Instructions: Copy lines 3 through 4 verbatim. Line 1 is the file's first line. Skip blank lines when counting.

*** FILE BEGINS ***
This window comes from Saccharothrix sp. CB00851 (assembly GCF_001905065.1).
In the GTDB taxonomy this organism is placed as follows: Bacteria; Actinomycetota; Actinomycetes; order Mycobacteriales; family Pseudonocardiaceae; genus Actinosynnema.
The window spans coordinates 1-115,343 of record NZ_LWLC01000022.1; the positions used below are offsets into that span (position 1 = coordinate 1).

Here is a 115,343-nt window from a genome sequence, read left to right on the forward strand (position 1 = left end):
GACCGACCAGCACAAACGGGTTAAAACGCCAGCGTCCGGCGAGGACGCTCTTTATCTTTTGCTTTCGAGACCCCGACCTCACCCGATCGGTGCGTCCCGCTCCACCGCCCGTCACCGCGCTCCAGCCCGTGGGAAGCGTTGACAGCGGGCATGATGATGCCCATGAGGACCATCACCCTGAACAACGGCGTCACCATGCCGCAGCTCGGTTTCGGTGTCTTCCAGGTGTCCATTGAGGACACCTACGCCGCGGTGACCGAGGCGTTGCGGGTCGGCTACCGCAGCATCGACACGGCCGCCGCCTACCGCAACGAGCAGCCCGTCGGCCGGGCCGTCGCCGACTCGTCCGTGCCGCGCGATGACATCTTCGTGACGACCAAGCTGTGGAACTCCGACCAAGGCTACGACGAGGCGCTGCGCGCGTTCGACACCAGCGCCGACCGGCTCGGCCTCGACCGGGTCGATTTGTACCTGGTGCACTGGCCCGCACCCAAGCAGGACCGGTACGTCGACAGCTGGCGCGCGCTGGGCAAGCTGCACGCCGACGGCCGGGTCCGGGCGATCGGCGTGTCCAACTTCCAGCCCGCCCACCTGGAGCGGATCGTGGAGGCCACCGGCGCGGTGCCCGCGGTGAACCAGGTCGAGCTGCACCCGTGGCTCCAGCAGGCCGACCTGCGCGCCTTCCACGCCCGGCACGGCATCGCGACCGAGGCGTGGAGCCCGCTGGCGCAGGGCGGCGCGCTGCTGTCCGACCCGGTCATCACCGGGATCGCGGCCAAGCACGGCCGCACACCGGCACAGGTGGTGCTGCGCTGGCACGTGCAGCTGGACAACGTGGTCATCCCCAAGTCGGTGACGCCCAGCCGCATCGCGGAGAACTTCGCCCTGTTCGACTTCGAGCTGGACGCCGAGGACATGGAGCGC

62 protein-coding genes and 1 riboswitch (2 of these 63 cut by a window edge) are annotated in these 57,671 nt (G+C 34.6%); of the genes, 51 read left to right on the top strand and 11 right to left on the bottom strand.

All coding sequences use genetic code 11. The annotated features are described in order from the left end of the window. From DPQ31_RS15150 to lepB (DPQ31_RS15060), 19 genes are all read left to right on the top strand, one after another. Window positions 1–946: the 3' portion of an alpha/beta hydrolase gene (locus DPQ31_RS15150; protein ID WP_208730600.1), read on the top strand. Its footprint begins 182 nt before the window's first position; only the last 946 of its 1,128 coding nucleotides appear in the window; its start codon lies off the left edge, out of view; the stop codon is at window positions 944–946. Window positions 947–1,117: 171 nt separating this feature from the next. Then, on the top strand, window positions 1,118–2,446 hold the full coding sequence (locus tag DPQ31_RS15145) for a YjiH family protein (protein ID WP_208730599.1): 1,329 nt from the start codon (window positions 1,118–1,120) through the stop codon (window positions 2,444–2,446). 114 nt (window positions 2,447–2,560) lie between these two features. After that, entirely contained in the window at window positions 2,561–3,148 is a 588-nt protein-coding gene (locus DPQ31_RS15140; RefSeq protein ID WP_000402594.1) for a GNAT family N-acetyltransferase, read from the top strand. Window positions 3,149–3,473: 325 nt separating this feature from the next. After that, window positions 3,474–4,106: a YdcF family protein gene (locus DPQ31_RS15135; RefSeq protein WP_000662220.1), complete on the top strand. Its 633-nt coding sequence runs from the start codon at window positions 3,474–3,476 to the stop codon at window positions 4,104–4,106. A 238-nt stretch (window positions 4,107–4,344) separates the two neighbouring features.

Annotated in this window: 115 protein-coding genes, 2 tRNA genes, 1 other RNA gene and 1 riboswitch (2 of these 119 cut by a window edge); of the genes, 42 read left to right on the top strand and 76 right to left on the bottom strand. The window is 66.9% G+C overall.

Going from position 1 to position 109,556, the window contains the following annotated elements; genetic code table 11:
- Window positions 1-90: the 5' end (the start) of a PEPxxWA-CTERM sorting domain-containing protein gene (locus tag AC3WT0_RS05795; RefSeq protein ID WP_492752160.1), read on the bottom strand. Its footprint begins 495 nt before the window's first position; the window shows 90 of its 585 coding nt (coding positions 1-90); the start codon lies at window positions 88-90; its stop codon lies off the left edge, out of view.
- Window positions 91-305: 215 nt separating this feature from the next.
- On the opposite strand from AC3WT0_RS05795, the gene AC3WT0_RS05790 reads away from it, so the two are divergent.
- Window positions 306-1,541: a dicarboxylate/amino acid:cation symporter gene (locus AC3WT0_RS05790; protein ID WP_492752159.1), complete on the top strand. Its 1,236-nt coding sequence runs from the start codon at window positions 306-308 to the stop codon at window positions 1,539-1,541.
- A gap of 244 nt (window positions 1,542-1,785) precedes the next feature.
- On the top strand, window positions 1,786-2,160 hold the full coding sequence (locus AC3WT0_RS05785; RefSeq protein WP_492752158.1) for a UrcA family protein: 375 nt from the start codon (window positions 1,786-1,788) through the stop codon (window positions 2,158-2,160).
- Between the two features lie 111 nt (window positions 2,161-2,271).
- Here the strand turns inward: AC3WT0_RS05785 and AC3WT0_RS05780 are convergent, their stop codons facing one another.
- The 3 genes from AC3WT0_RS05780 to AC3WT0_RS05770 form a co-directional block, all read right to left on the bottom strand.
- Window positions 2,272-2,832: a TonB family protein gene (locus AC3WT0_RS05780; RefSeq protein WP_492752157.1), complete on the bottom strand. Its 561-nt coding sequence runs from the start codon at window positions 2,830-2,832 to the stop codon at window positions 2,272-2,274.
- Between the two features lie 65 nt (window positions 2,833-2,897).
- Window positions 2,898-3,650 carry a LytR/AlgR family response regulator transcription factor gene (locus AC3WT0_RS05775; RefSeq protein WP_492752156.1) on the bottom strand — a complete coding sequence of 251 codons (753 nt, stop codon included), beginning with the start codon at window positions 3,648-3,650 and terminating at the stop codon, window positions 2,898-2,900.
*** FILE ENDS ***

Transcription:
The window spans coordinates 1-115,343 of record NZ_LWLC01000022.1; the positions used below are offsets into that span (position 1 = coordinate 1).

Here is a 115,343-nt window from a genome sequence, read left to right on the forward strand (position 1 = left end):